The President sets the tone for the country and, when successful, the goals we collectively strive for.  Thomas Jefferson had the courage to go against his previous beliefs on the role of government, when he saw an opportunity to purchase Louisiana from the French.  In one move, without seeking Congressional approval beforehand he doubled the size of the United States and opened the great westward expansion that dominated the 19th Century.  To undertake such an endeavor he had a vision far beyond the day to day management a weak federal government linking 13 collective states.

John Kennedy is known best for his ability to set those visions into the American psyche.  We will never know if we would have reached the Moon in the 60's if he had lived, but clearly we did reach it because of his vision and Johnson's willingness to push it forward.

I would also use Kennedy to illustrate a man with the strength to admit he had made a mistake and stand up to it.  Shortly after he assumed the Presidency he authorized the invasion of Cuba with a group of expatriates trained by the CIA.  He did not have the will to commit the necessary US forces to insure their success and the invasion failed on the beach.  Hundreds were killed, captured or wounded.  Although the effort began well before he came to office it was on his authorization it executed.  I don't recall him blaming Eisenhower for the failure.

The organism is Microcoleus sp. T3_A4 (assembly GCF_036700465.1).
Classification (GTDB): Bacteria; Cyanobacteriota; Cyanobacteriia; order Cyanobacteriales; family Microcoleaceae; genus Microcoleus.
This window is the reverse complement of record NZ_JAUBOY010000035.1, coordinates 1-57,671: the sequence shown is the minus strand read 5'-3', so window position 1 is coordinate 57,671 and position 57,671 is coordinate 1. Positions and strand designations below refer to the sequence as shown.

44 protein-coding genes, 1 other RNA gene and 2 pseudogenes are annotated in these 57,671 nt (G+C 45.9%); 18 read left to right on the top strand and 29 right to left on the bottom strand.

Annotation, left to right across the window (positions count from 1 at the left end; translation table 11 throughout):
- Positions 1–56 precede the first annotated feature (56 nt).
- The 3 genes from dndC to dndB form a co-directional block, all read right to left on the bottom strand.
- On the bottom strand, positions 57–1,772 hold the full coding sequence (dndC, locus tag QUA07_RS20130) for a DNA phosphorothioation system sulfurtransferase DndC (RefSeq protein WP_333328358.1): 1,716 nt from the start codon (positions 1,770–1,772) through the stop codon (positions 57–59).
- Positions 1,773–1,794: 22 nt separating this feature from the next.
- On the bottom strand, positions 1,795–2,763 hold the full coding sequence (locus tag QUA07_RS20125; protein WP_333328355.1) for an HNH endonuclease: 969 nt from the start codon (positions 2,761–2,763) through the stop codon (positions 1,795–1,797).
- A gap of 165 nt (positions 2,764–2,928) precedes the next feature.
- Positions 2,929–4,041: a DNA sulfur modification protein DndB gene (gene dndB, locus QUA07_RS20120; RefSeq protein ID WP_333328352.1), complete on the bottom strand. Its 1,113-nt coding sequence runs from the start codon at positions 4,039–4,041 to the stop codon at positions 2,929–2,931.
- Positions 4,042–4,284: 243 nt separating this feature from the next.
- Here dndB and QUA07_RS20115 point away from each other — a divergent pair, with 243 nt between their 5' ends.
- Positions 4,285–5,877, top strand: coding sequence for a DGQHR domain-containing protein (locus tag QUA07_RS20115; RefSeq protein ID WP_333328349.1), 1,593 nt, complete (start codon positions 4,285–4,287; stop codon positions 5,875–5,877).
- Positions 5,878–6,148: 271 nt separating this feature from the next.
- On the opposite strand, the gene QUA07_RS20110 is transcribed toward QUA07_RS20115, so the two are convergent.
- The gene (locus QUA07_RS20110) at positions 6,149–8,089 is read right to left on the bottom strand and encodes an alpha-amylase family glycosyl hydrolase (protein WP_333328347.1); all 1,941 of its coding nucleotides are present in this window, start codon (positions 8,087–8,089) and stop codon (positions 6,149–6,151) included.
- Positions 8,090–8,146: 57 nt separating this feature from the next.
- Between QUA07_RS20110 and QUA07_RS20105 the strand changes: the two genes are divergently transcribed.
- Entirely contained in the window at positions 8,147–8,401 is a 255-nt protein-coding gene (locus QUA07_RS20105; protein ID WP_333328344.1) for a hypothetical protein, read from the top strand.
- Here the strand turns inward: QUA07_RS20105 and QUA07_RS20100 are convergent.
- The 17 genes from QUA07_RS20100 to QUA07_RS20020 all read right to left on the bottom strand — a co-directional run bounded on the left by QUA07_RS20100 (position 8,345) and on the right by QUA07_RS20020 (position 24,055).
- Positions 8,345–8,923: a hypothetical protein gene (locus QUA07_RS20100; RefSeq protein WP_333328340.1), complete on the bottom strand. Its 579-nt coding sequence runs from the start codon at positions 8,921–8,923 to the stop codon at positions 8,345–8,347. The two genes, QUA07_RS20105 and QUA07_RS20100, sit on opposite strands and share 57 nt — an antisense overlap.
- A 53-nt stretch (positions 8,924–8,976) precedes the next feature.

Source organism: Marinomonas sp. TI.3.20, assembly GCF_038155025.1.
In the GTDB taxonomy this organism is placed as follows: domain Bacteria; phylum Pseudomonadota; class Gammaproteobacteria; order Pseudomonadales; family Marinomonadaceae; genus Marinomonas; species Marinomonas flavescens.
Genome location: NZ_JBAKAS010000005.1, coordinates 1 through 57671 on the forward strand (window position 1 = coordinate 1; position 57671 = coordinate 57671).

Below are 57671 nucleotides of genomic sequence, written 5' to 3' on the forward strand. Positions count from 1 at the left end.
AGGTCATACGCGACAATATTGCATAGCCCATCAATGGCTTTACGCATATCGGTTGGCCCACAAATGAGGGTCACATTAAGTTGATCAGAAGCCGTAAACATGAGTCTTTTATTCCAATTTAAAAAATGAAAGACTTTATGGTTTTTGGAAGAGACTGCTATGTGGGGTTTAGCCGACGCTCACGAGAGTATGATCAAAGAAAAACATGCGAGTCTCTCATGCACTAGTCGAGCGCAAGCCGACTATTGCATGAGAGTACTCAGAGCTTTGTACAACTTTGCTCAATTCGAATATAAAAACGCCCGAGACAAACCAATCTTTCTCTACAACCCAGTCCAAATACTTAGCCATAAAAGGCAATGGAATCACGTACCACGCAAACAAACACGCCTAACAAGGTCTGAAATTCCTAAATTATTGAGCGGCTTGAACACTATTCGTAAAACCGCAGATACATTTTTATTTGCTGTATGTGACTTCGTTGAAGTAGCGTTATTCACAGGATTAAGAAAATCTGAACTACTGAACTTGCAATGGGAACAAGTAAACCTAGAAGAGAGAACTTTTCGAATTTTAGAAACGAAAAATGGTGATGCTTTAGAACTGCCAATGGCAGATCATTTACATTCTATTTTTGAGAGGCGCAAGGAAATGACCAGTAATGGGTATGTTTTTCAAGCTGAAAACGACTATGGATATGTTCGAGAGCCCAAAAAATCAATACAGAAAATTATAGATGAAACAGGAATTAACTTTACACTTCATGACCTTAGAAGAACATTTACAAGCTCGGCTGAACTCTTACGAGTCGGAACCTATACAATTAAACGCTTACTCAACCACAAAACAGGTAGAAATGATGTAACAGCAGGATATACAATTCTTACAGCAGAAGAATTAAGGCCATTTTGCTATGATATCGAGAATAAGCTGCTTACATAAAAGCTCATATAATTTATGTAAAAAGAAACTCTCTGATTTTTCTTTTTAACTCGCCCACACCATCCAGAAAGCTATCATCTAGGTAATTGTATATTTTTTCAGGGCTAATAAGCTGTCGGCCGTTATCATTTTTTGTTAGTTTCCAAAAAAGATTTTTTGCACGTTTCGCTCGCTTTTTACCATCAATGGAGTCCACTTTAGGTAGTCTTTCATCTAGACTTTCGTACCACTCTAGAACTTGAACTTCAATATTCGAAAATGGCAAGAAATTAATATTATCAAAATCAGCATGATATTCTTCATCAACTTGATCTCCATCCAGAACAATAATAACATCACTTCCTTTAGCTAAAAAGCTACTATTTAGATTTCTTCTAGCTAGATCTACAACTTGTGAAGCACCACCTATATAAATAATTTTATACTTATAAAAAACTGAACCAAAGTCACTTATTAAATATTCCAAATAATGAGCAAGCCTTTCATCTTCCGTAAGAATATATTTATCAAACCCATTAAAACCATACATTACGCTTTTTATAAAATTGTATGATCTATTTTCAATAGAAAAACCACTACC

Perhaps he had the foresight to see the quagmire Vietnam would become when he established the US Army's Special Forces (Green Berets) to attempt to keep our involvement in the Communist insurgency small, but we will never know for sure.

Having a vision and not being able to articulate it is almost like not having a vision.  We need only to look to the 41st President to see how his inability to clearly communicate the grand ideas into a vision caused him problems.  After the first world war, Woodrow Wilson helped create the League of Nations, but was unable to persuade Americans that we must be a part of it.  That failure doomed the League to become the ineffective agent it was, while it allowed German expansion in Europe.

Presidents will not always make popular decisions but they must be able to make them and stand behind them in the face of rising controversy.  Reagan made the decision to win the cold war.  Something all his predecessors since Truman had either attempted or felt impossible to accomplish.  In his eight years as President he built an Arm's race that eventually led to the collapse of the Soviet Union.  Without firing a shot he won a war we had been engaged in since 1949.  His decision unified Germany, freed the nations of the Warsaw Pact, and reduced the threat of nuclear war to a level last seen in the early 1950s.